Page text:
Anxious shoppers snatching up guns and ammo to gird for potential chaos related to the coronavirus pandemic are leading in some cases to long lines, short supplies, and purchase limits.

Businesses say some customers are feeding a self-fulfilling prophecy of artificial shortage, buying up firearms for protection because they’re afraid others will empty the shelves first.

Other customers are looking to protect themselves from fellow shoppers as tempers flare due to grocery stores stripped of the essentials.

Long lines have been reported at gun shops across the country. Customers were waiting in line outside the Martin B. Retting firearms store in Culver City, California.

“Just a heads up, if the phone is ringing and we’re not answering it’s probably because we’re a bit overwhelmed at the moment,” the store posted on its Facebook page this weekend. The store also announced it was too busy to conduct firearms safety certifications classes.

Some of the lines were due to crowd control. Owner Dan Retting told NBC News the store was restricting the number of people allowed inside “to a safe number in light of the current situation,” limiting the store to 25 customers at a time. The store also announced it was implementing a waiting list and asking customers to come back at appointed times.

One gun shop has seen sales surges for handguns, shotguns, and AR-style rifles bought for personal defense, and especially ammunition, “to unprecedented levels.”

Hyatt Guns of Charlotte, North Carolina, which bills itself as “America’s Largest Gun Shop,” has seen sales surges for handguns, shotguns, and AR-style rifles bought for personal defense, and especially ammunition, “to unprecedented levels,” said Justin Anderson, the store’s director of marketing, surpassing holiday rush buying.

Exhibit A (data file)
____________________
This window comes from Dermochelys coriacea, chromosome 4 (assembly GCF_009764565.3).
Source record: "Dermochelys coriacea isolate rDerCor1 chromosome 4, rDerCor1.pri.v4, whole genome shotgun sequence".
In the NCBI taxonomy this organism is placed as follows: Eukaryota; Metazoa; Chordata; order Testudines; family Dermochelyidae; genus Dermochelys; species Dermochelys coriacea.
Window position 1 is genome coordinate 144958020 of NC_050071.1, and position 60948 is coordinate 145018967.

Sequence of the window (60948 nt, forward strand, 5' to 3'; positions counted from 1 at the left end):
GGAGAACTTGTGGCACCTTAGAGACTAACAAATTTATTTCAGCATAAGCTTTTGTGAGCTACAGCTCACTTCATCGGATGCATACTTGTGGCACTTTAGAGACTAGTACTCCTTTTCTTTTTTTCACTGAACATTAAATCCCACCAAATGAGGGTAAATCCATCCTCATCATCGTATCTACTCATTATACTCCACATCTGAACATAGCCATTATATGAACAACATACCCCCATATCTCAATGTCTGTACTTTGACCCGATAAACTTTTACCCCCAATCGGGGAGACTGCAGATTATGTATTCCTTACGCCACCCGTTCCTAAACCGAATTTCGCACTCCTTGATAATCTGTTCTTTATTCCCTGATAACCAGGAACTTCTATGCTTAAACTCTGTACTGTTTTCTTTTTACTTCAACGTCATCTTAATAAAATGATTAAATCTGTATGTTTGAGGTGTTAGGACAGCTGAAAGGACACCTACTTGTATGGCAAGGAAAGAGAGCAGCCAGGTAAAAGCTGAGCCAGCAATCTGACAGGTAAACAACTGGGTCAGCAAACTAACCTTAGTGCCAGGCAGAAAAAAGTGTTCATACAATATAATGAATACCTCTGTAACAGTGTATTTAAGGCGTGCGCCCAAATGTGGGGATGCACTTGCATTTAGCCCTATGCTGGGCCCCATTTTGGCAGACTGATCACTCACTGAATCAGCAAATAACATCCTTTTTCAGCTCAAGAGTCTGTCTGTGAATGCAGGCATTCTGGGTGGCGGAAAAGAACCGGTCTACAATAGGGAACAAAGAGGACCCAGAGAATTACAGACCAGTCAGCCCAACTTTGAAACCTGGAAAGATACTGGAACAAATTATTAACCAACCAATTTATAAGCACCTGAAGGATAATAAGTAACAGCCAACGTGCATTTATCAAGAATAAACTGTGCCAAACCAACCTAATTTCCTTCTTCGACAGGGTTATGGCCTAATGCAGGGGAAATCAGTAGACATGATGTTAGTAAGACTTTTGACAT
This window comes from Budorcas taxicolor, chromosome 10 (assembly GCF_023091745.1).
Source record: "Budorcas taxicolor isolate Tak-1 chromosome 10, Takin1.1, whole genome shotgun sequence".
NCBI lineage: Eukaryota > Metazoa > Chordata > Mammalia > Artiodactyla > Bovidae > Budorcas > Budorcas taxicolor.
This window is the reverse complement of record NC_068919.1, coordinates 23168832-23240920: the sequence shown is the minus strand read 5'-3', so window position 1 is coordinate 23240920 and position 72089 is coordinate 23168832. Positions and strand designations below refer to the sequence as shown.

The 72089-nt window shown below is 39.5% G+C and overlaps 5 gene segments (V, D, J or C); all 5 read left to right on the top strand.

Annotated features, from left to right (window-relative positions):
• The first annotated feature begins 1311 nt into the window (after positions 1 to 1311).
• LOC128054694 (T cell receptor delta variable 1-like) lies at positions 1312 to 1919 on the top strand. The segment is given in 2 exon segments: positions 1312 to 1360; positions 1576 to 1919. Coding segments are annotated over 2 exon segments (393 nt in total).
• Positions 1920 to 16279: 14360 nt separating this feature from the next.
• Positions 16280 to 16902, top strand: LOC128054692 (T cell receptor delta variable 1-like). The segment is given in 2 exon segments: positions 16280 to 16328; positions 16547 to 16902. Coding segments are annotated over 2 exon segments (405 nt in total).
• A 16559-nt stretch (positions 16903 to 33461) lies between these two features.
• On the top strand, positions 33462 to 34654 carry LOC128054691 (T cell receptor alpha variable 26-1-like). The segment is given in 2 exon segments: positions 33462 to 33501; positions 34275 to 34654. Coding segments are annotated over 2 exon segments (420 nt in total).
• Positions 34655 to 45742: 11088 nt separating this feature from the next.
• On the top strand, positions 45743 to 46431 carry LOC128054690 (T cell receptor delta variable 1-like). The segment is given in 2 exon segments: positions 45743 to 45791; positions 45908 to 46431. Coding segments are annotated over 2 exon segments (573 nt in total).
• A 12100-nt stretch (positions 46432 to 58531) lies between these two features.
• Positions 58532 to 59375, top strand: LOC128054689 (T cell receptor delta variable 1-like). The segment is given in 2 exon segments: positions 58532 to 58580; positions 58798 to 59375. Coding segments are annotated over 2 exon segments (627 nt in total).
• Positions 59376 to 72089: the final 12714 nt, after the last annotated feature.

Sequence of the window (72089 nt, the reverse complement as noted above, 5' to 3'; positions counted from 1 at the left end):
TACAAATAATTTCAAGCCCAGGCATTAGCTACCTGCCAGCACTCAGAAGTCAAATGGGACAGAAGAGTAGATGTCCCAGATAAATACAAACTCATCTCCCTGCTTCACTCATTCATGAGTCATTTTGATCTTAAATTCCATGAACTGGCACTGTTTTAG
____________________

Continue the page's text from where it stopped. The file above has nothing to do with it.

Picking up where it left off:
“Most of what we’re hearing is fear and uncertainty,” said Anderson. “Our customers want to be able to protect themselves and their families and they want to ensure they have the means to do so.”

While there are no publicly available ways of directly measuring gun sales by private gun manufacturers, there are several indirect indicators. Online ammunition site Ammo.com reported a 70 percent increase in sales.

Over 5.5 million background checks were conducted in January and February, according to FBI data, 1 million more than during the same period last year. Gun sales typically increase in election years, but this year’s figures are still an increase of nearly 350,000 over 2016.

Stocks for major gun and ammunition manufacturers American Outdoor Brands Corp., Sturm Ruger & Company, Vista Outdoor Inc., and Olin Corp., plunged amid a broad market sell-off on Friday March 6 before rallying a week later.

Betsy Terrell, a 61-year-old resident of Decatur, Georgia, said she thought for years about purchasing a handgun and decided to finally get one after seeing chaos at her local Costco, with long lines and people stockpiling goods.

She feels the metro Atlanta area already has a lot of crime. She’s worried that if the economy tanks, crime will rise even more.

“I was beginning to see people acting oddly. That was a little unnerving,” she said. “I feel there’s potential political upheaval. … It’s scary. It’s only now I’ve felt this overwhelming need to arm myself to protect myself.”

After spending the past couple of weeks stocking up on food, coffee, water and medicine for one of her cats, she decided it was time to act.

Ed Turner, who owns Ed’s Public Safety in Stockbridge, Georgia, said his shop was not seeing people “flailing their arms screaming it’s the end of the world,” but sales were up five times the usual volume. “Worst day on the stock market since 1987 and shelves getting bare apparently have got everyone’s attention,” he said.

In the 27 years he’s been in business, he said, “I’ve never seen it like this. … This is self-preservation. This is panic. This is ‘I won’t be able to protect my family from the hordes and the walking dead.'”

Associated Press contributed.

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